ARMA can be driven in 6x6 or 6x4 modes depending upon the terrain conditions. The vehicle is amphibious and driven by 2 hyraulically driven propellors in water allowing a high seagoing performance with a pivot turn capability. ARMA's ballistic and anti-mine protection is provided by high hardness monocoque steel hull and all personnel is seated on anti- mine seats .
ARMA vehicle's development started in 2007 as a company funded development project for home and export markets. Development studies from concept design till the end of test phases including qualification and validation processes, detailed design, computer aided engineering studies, are performed by Otokar.
ARMA 6x6 is ready for full scale production and the family will be complemented by an 8x8 version late in 2010.
4x4 ARMOURED VEHICLES
The vehicles on display at Otokar booth, Hall 6, G351, highlight Otokar's expertise and capability in armoured vehicle design, engineering and manufacturing. Otokar's products are widely known with their effectiveness through better mobility, higher protection as well as being affordable and capable solutions to meet the demands of modern warfare.
Other highlights of Otokar's presence at Eurosatory 2010 include:
COBRA : Otokar's worldwide known armoured vehicle COBRA is exhibited with remote controlled weapon station at Eurosatory. The demand to Otokar's 4x4 COBRA had increased in recent years. The COBRA is in duty in various countries including the European countries. The 4x4 COBRA armoured vehicle provides superior mobility, a high level of protection, adaptability to various missions and a low logistic footprint.
KAYA: Otokar showcases KAYA mine Resistant Troop Carrier at Eurosatory 2010. Kaya is designed to provide not only superior mine and ballistic protection but also high levels of cross country capability. KAYA provides mine and ballistic protection for the troops on all terrain conditions, while offering high mobility, ease of handling and outstanding crew comfort. Otokar's know-how and experience in mine protected vehicles gained with the COBRA, played an important role in the design and development process of the KAYA. In order to provide excellent cross country capabilities, the KAYA was developed on the Daimler Chrysler Unimog 5000 running chassis. Armored Cab and Crew Compartment are designed as two separate units to utilize and maintain the Unimog 5000's ultimate cross country capability. KAYA 4x4 mine resistant vehicle with its flexible body configuration can easily be configured for different missions along with varying user needs.
In May, Boeing cited continued strong demand for the Next-Generation 737 as reason to ramp-up production from 31.5 to 34 airplanes per month and indicated plans to study further increases. Today's announcement acknowledges the anticipated long-term growth in this market segment and the continued pressure to raise airplane output to match expected market demand.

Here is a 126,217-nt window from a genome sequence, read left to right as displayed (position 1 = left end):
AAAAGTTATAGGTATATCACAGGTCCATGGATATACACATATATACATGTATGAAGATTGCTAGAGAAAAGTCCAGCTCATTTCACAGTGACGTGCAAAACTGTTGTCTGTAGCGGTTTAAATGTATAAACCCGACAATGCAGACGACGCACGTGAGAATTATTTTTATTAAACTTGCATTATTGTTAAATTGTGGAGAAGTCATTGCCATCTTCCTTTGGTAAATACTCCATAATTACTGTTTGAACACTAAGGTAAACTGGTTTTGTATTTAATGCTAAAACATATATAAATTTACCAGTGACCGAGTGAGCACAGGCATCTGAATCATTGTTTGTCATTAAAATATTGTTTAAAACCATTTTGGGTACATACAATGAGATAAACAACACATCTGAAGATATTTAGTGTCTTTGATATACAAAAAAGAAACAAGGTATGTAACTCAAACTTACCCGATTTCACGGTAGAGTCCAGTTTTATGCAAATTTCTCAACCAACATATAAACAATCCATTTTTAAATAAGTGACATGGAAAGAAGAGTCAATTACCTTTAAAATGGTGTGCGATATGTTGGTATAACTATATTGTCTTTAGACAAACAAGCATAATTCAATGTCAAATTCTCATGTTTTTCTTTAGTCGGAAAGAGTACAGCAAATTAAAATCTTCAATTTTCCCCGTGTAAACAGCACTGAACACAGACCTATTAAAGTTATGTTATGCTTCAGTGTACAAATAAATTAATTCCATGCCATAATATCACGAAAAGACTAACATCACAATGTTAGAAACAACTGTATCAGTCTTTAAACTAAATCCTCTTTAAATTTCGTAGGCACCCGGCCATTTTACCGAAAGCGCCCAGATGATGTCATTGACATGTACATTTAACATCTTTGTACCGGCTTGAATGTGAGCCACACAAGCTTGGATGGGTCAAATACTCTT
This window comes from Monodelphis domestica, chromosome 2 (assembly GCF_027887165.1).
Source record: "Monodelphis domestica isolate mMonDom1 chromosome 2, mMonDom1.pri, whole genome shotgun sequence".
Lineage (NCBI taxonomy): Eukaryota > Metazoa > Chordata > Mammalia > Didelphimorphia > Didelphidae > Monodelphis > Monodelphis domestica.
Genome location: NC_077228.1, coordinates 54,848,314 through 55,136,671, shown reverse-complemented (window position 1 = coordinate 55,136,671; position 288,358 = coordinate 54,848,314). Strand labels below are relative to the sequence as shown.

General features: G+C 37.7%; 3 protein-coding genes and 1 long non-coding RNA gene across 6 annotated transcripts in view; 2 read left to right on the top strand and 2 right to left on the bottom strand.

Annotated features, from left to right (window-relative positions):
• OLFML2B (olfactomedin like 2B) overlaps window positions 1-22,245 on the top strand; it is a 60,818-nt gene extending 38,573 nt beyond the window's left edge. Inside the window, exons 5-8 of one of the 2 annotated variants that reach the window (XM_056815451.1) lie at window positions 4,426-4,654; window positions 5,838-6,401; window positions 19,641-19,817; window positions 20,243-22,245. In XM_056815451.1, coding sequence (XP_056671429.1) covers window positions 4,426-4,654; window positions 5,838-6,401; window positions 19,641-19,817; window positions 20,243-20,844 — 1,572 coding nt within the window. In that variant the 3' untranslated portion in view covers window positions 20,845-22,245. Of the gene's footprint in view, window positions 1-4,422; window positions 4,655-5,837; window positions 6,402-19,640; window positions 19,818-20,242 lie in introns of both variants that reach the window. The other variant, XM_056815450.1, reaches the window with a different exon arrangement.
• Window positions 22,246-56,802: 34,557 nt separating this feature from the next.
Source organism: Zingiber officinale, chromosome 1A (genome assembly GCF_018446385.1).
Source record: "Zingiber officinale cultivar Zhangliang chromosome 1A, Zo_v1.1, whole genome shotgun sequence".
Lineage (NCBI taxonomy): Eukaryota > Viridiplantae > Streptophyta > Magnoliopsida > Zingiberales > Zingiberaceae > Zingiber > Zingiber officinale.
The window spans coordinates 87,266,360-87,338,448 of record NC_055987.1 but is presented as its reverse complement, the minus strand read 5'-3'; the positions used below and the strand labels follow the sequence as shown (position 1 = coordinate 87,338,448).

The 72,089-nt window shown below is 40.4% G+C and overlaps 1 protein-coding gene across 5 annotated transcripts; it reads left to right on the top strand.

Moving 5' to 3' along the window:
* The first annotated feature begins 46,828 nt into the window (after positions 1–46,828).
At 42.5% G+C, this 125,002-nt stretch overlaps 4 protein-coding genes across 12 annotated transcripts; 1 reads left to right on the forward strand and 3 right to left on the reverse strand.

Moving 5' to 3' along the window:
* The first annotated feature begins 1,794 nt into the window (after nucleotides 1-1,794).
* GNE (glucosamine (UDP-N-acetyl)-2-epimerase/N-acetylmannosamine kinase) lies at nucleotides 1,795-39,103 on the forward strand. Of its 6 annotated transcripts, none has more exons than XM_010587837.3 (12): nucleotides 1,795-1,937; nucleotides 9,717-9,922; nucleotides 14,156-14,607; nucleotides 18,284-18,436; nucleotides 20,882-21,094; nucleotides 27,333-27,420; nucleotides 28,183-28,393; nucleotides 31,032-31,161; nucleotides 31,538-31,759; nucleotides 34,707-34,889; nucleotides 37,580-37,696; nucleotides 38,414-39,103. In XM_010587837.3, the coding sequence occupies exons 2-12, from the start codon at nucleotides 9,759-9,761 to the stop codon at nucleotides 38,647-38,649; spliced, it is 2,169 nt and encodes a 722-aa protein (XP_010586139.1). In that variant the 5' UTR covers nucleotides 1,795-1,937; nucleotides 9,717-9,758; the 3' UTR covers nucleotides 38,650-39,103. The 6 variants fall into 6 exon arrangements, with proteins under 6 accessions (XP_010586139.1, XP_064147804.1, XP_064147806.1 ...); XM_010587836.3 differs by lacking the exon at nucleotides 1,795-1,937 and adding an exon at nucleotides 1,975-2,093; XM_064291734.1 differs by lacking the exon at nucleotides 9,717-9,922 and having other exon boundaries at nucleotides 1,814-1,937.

Boeing and its suppliers will prepare for the rate increase over the next 18 months, assessing readiness and ensuring an orderly ramp-up from the current 31.5 airplanes per month. The rate increase is not expected to have a material impact on 2010 financial results.
The Next-Generation 737 program continues to innovate in the areas of improved navigation, performance and passenger comfort. The program will deliver its first 737 Boeing Sky Interior in October and is progressing with its implementation of a package of performance improvements by early 2012 that are expected to reduce fuel consumption by 2 percent.
Forward-Looking Information Is Subject to Risk and Uncertainty
Certain statements in this report may be "forward-looking" within the meaning of the Private Securities Litigation Reform Act of 1995. Words such as "expects," "intends," "plans," "projects," "believes," "estimates," "targets," "anticipates," and similar expressions are used to identify these forward-looking statements. Forward-looking statements are based upon assumptions about future events that may not prove to be accurate. These statements are not guarantees of future performance and involve risks, uncertainties and assumptions that are difficult to predict. Actual outcomes and results may differ materially from what is expressed or forecasted in these forward-looking statements. As a result, these statements speak to events only as of the date they are made and we undertake no obligation to publicly update or revise any forward-looking statements, whether as a result of new information, future events or otherwise, except as required by federal securities laws. Specific factors that could cause actual results to differ materially from forward-looking statements include, but are not limited to, statements we make regarding our guidance relating to future financial and operating performance, the effect of economic conditions in the United States and globally, and general industry conditions as they may impact us or our customers, as well as the other important factors disclosed previously and from time to time in our other filings with the Securities and Exchange Commission.